Mother and Una continued to live in the home in 509 Nelson Street for ten years. Mother came over to Wanganui to stay with me during December. I had made a number of large cushions for my lounge and she helped me to fill them. She loved to sit by the big picture window in this room with a book and either read or watch the ever-changing view. She wanted to return to Hastings soon after for the Children’s Sunday-School Anniversary in Nelson Street Chapel as some of the grandchildren were taking part. As she left the Hall that night after the concert she fell heavily and broke her hip. She was taken to Memorial Hospital and operated on  but never recovered. She passed on to be with the Lord on 2nd February 1955 – just ten years after Father passed away.

“When all my labours and trials are o’er
And I am safe on that beautiful shore
Just to be near the dear Lord I adore
Will through the ages be glory for me”

Photo caption – The Home At Otane Built After The Fire



I’m told that Una and I were the first twins born in Otane and that was in December 1907.

Folks were always curious to see the identical twins whenever Mother took us out in the pram especially as we were identical twins. The years soon rolled by and we commenced school in February 1913. The old school was built before the turn of the century in 1900. Now a new school has been built opposite, and the old school is used as an Arts and Craft centre. We saw many sketches and paintings of Grandma Powell’s old house done by local Otane artists when we visited recently.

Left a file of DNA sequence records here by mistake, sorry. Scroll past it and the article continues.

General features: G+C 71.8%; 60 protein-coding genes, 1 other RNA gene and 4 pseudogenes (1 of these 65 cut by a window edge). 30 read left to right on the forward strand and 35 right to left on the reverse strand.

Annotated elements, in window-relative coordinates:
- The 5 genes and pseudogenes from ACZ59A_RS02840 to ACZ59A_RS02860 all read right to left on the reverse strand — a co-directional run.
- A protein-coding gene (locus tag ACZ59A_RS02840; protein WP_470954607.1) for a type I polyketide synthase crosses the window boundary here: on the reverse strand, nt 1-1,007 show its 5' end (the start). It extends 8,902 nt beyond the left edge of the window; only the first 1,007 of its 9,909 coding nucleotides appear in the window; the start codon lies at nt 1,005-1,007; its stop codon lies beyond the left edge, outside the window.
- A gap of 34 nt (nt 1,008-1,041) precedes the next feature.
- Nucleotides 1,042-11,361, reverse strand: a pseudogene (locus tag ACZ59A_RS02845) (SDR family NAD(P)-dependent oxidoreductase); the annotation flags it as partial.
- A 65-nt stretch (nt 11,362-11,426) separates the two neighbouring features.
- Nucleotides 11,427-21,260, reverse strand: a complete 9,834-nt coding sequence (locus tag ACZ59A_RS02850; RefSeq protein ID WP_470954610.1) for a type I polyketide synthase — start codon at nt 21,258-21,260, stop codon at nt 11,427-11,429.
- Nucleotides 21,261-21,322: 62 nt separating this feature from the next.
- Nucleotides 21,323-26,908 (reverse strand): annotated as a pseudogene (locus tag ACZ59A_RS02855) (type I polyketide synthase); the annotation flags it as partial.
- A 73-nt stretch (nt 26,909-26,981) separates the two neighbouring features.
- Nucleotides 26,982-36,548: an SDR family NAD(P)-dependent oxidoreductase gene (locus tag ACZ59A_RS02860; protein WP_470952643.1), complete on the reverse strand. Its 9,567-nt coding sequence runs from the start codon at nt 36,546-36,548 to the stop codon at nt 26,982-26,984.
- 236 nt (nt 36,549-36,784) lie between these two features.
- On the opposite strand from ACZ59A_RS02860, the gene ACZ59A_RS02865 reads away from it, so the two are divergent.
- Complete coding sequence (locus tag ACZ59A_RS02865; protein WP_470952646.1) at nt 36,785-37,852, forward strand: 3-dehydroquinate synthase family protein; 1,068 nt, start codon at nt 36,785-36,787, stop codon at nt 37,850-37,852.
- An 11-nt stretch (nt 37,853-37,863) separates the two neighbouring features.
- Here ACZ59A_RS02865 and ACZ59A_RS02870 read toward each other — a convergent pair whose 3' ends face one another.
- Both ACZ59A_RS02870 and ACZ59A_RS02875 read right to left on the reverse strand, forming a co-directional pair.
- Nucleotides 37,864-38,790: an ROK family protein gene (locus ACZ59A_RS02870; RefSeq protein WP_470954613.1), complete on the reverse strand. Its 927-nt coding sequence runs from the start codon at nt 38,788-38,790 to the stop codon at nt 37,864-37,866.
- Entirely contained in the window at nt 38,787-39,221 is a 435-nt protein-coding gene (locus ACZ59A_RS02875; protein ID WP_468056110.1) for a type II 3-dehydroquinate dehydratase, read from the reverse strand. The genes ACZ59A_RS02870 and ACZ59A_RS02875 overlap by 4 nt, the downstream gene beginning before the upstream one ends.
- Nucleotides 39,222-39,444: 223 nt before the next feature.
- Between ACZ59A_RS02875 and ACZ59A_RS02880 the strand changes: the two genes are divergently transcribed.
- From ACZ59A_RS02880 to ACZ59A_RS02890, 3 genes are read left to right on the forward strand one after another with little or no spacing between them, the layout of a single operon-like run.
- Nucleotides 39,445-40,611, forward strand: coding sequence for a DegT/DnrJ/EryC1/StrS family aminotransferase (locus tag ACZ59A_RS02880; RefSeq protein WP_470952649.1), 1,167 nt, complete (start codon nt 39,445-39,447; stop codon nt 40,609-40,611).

Cousin Stanley Powell took us to school for the first few days. Mother would have no doubt been pleasd to see us go. She used to say, “What one twin didn’t think of the other one did ! “ Seems we must have been rather mischievous ! We had long curly fair hair so one day I got out the scissors and chopped the curls off one side of my sister’s hair. No doubt I got the chop-chop too !

Norman was born eighteen months after we girls so our dear Mother had her hands very full. The Otane railway station was almost opposite our home. One day we two escaped as we’d decided to go up on the station platform to watch the train come in. The station master came out took one look at these two runaways and promptly took one in each hand back to Mother.

I remember there was an old cottage opposite the back gate surrounded by a big hedge. An older man who had a drinking problem lived here. He had a faithful old horse that always knew the way and brought him home many a time. Once he was so drunk that he slipped off his horse and lay on the the ground, out for the count, with Dobbin standing quietly beside him. We kids were scared of him. Another way of entertaining ourselves and the neighbours was to play Sunday School sitting on top of the timber stacks. “Jesus loves me” was one of our favorite songs. We sang it with great gusto but I don’t think we ever converted the old man across the way.